Calling all oenophiles: if someone asks you to describe how you would choose the perfect Chardonnay wine, what will your expert wine-lover answer be? I was wondering how wine connoisseurs pick their bottles; do they simply choose whatever they get their hands on and enjoy it (like all amateur wine drinkers do) or do they take this task very seriously and spend minutes of thinking and considering before they actually pick a bottle from the shelves? Here’s an answer from a wine specialist:
- Make a plan for the food you will eat with your chosen Chardonnay wine. Chardonnay is a white variety whose texture and taste tones go great with sea food and pasta. The fruit-driven ones taste perfectly well when paired with chicken or fish. It is always good to know upfront what are you going to eat with the wine you are about to buy so that you spare yourself the kitchen drama. For some, a combination of pasta and wine is just perfect, while others may create their own ideal wine + food pairing. It all comes down to your personal taste and preference.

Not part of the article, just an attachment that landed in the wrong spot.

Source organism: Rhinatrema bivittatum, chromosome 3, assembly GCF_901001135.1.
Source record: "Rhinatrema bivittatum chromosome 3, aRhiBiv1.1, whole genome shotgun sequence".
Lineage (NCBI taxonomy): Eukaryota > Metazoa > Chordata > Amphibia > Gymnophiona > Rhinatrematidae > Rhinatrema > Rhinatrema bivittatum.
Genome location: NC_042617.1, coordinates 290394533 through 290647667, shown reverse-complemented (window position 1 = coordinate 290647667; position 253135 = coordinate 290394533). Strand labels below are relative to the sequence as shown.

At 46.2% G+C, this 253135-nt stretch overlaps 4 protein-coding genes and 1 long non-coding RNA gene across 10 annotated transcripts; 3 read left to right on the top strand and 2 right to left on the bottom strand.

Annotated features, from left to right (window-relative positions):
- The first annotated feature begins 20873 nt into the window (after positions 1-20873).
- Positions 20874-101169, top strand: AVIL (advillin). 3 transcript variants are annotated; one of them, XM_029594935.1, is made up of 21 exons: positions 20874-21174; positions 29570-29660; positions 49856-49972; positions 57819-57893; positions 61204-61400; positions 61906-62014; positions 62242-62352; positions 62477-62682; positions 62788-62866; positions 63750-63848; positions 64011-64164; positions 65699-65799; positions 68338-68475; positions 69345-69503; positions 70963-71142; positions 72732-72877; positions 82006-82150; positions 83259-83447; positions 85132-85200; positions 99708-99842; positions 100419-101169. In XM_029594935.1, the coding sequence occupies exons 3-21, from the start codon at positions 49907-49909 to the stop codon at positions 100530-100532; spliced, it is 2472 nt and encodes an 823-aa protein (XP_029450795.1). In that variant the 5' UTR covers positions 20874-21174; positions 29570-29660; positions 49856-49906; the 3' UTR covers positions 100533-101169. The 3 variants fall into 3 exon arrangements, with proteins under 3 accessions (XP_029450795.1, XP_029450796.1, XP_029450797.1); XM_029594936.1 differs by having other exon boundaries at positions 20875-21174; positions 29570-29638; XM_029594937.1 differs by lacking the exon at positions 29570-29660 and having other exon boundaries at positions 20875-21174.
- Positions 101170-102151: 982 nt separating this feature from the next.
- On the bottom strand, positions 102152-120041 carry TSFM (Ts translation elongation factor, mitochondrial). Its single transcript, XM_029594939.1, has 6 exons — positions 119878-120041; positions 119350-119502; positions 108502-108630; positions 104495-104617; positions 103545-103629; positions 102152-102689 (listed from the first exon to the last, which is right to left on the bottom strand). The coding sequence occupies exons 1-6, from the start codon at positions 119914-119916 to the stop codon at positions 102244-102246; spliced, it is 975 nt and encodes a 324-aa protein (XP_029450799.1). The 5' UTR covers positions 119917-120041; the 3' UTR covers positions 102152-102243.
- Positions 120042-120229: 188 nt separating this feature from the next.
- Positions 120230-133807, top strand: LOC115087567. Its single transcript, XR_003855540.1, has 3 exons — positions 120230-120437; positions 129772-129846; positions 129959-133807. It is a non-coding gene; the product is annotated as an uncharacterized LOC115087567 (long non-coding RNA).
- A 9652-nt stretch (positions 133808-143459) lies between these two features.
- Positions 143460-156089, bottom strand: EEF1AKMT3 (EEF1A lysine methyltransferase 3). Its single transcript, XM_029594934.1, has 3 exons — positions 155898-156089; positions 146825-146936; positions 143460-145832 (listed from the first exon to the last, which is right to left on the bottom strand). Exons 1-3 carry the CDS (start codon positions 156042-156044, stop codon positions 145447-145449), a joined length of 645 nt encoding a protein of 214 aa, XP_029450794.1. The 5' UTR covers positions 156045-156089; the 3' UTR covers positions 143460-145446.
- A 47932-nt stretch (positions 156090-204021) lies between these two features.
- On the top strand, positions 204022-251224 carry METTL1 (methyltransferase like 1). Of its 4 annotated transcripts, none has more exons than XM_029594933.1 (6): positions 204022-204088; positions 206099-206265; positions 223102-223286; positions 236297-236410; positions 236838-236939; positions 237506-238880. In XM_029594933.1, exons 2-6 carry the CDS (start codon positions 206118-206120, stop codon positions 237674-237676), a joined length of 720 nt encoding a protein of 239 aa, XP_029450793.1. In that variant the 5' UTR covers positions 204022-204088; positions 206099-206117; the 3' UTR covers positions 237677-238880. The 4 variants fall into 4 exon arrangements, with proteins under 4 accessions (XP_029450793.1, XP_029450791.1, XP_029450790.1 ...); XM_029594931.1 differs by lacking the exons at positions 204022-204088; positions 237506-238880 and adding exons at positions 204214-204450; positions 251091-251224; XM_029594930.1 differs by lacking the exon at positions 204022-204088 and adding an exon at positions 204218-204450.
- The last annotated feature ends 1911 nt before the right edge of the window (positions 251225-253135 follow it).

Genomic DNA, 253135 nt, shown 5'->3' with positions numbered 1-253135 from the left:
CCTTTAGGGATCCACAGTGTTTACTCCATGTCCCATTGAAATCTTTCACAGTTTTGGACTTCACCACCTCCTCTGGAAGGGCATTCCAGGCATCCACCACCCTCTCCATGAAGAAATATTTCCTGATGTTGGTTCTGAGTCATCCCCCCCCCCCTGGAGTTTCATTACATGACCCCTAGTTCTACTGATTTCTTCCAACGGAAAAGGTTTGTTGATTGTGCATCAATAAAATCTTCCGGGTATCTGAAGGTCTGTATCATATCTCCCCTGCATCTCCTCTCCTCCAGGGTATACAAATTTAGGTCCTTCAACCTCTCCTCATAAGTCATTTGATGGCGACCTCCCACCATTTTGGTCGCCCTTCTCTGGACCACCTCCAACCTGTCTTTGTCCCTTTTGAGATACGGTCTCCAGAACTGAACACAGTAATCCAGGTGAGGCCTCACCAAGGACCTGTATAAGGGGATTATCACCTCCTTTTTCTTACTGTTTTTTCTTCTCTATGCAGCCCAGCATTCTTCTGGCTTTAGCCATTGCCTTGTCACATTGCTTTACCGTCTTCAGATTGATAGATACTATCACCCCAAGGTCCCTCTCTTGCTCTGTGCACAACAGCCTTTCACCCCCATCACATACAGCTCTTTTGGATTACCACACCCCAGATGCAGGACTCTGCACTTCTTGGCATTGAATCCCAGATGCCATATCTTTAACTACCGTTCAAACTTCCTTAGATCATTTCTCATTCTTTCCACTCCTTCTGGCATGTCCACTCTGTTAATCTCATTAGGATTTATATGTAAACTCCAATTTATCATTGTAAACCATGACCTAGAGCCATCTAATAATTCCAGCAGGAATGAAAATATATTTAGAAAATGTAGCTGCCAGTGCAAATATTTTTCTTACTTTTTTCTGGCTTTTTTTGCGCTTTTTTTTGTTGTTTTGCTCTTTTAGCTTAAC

- Know the wine’s country of origin and follow the recommendations given by professionals. Australia, Chile, South Africa, Argentina and France – they all offer some amazing varieties. There are differences between all of them of course: French Chardonnays are subtle and silky, while Australian ones are big and bold. Also, look for wines from sub-regions instead of major regions; just look at the wines from Loire Valley in France – perfect!
- Determining the flavours you like the most will ease your choice a lot. Younger wines will have a less complex texture than older ones. Nuances like melon, pineapple, lemon and pear can all be easily detected. If your Chardonnay wine is balanced, then that means you should check the ratio of oak and wood flavours in it. These are not hard rules, but guidance; do a blindfold test and try more than one variety to pick your ideal one.
- Finally, serve your Chardonnay wine as it is supposed to be served for maximum results – cold. If you serve it at room temperature, you risk changing its texture from zesty to extremely bold – not exactly the point of a good Chardonnay. When the temperature of serving is low, its flavours get more differentiated, thus, the colder the wine – the better.